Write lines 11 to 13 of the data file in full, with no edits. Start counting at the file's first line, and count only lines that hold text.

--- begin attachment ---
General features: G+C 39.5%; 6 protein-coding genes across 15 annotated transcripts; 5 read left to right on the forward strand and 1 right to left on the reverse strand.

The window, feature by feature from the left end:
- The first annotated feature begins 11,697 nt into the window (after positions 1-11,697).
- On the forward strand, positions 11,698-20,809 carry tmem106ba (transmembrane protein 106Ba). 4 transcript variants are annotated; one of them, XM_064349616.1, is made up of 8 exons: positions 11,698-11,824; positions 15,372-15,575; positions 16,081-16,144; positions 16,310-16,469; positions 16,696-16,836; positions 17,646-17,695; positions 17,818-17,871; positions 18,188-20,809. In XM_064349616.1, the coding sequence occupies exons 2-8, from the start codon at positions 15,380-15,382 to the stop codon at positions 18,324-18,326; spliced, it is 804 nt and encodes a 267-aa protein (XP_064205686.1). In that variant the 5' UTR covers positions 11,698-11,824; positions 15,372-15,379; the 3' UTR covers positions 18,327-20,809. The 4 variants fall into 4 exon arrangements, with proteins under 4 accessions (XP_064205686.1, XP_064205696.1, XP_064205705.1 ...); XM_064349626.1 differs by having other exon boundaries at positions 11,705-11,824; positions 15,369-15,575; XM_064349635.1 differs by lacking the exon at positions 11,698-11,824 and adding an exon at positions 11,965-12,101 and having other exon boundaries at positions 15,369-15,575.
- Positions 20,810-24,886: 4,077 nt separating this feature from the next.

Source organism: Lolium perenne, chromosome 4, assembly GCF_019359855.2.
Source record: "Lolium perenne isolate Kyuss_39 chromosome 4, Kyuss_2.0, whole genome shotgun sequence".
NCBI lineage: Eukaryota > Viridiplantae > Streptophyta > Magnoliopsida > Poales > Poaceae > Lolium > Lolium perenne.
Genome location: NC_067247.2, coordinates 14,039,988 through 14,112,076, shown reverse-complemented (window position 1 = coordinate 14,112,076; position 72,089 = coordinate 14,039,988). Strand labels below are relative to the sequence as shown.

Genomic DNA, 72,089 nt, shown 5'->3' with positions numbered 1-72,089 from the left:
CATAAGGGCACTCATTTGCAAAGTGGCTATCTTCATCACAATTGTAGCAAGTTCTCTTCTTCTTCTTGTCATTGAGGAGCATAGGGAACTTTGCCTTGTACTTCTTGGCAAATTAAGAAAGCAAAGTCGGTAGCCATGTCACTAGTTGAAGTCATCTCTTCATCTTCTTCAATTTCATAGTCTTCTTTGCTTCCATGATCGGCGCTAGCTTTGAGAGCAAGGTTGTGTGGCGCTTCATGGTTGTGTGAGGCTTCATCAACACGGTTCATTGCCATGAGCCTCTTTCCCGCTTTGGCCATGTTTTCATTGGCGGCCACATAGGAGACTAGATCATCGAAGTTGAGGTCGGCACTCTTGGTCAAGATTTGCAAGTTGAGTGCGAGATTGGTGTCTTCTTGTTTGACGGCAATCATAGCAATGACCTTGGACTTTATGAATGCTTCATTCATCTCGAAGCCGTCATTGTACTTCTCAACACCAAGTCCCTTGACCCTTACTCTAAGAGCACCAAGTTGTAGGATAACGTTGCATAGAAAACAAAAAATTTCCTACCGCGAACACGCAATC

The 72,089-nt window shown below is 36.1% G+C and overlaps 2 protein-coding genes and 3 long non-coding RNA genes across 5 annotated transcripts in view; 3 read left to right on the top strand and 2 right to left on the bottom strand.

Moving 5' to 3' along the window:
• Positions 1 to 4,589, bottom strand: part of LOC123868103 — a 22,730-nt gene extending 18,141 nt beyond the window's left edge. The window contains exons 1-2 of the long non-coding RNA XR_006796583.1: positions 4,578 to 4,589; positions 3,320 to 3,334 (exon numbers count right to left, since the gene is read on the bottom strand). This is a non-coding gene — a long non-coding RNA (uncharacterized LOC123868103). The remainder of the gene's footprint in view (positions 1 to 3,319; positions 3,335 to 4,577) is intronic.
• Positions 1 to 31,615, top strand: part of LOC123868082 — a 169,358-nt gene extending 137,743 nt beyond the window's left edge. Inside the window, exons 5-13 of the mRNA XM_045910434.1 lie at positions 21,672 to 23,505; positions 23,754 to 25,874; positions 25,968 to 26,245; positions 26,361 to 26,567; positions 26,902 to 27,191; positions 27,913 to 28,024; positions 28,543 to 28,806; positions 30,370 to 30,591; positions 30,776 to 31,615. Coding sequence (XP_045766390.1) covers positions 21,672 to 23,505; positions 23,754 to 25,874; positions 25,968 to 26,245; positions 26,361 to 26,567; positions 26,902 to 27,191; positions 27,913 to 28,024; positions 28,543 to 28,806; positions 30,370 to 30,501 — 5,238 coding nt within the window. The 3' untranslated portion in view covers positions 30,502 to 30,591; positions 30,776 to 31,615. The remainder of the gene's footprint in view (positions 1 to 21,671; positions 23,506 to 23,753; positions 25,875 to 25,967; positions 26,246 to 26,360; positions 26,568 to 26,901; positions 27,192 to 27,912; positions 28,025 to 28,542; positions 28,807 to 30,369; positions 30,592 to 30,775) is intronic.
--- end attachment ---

CATAAGGGCACTCATTTGCAAAGTGGCTATCTTCATCACAATTGTAGCAAGTTCTCTTCTTCTTCTTGTCATTGAGGAGCATAGGGAACTTTGCCTTGTACTTCTTGGCAAATTAAGAAAGCAAAGTCGGTAGCCATGTCACTAGTTGAAGTCATCTCTTCATCTTCTTCAATTTCATAGTCTTCTTTGCTTCCATGATCGGCGCTAGCTTTGAGAGCAAGGTTGTGTGGCGCTTCATGGTTGTGTGAGGCTTCATCAACACGGTTCATTGCCATGAGCCTCTTTCCCGCTTTGGCCATGTTTTCATTGGCGGCCACATAGGAGACTAGATCATCGAAGTTGAGGTCGGCACTCTTGGTCAAGATTTGCAAGTTGAGTGCGAGATTGGTGTCTTCTTGTTTGACGGCAATCATAGCAATGACCTTGGACTTTATGAATGCTTCATTCATCTCGAAGCCGTCATTGTACTTCTCAACACCAAGTCCCTTGACCCTTACTCTAAGAGCACCAAGTTGTAGGATAACGTTGCATAGAAAACAAAAAATTTCCTACCGCGAACACGCAATC

The 72,089-nt window shown below is 36.1% G+C and overlaps 2 protein-coding genes and 3 long non-coding RNA genes across 5 annotated transcripts in view; 3 read left to right on the top strand and 2 right to left on the bottom strand.

Moving 5' to 3' along the window: